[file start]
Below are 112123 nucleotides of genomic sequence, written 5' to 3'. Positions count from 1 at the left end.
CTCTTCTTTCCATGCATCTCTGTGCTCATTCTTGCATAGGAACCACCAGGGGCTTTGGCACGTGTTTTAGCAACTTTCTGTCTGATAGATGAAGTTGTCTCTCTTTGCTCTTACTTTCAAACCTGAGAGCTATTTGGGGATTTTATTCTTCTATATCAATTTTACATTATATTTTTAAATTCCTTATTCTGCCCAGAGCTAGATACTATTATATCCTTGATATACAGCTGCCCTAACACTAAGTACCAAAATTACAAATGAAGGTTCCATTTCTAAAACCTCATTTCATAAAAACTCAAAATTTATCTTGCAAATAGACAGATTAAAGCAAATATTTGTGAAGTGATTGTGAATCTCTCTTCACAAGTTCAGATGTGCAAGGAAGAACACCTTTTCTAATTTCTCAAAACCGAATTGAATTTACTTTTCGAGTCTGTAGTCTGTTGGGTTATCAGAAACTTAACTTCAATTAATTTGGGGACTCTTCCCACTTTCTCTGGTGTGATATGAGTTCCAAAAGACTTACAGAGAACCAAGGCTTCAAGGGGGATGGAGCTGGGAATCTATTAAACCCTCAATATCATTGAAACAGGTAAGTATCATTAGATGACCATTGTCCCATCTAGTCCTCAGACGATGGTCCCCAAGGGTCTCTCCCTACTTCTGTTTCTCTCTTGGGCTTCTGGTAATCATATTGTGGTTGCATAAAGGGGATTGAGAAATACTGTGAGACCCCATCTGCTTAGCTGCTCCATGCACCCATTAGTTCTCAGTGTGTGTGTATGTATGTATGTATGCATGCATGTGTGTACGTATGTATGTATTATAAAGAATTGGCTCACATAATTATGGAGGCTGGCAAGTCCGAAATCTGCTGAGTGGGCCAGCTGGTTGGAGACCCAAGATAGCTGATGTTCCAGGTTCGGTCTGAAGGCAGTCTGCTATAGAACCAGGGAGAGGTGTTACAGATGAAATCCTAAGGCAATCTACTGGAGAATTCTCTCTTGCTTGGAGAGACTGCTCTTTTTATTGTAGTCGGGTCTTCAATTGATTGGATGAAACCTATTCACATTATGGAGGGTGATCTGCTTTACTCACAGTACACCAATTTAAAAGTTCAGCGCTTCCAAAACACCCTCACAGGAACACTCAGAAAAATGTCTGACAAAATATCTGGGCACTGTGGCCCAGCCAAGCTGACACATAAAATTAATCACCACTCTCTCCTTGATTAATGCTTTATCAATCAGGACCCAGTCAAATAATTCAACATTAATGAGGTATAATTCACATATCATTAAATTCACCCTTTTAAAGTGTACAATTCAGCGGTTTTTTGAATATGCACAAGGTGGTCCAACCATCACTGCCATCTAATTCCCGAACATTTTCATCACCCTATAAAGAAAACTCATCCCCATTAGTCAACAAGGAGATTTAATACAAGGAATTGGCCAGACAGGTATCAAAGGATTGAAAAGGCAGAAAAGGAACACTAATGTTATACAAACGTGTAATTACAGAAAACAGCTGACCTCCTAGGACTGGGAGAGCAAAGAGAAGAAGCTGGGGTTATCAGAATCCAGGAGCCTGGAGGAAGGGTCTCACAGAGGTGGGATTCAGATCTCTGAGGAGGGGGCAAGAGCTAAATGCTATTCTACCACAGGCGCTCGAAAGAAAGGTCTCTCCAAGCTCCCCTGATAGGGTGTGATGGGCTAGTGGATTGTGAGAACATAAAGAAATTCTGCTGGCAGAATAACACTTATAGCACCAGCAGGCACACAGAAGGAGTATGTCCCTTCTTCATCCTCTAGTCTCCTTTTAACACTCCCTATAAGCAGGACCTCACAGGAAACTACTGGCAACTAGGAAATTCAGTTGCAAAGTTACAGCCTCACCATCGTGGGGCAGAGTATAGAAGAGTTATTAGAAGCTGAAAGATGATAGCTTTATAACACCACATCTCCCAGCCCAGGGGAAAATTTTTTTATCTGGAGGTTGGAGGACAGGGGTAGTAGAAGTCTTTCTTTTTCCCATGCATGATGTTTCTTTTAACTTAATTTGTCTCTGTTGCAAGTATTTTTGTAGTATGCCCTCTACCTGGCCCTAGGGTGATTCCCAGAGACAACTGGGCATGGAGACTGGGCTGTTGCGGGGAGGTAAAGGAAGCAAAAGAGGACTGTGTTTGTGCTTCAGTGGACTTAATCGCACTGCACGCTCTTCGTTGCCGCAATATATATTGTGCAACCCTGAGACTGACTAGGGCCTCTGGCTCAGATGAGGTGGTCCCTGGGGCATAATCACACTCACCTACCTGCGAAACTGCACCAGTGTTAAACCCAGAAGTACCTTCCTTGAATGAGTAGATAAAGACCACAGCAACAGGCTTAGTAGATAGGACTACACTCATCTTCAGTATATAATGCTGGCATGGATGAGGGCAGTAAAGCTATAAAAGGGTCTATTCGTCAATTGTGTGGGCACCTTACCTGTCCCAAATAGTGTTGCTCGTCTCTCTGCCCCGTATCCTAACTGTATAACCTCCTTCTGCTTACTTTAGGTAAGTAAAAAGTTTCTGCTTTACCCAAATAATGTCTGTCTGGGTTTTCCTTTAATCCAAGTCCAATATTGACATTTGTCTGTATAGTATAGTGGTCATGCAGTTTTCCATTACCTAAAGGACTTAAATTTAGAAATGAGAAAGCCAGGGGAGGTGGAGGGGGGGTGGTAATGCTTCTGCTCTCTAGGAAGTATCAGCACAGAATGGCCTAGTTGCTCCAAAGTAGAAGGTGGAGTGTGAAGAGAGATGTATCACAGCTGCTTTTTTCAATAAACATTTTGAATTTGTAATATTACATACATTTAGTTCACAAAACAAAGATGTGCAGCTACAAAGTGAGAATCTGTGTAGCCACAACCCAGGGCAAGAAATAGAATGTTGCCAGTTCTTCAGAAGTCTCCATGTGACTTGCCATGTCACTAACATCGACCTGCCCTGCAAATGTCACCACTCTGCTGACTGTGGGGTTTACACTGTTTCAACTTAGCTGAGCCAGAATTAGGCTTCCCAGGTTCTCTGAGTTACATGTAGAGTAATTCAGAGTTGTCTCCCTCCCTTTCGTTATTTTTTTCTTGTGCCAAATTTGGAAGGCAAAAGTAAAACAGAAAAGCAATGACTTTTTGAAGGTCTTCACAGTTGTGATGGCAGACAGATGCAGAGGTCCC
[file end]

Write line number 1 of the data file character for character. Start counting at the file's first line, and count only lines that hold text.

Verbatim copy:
Below are 112123 nucleotides of genomic sequence, written 5' to 3'. Positions count from 1 at the left end.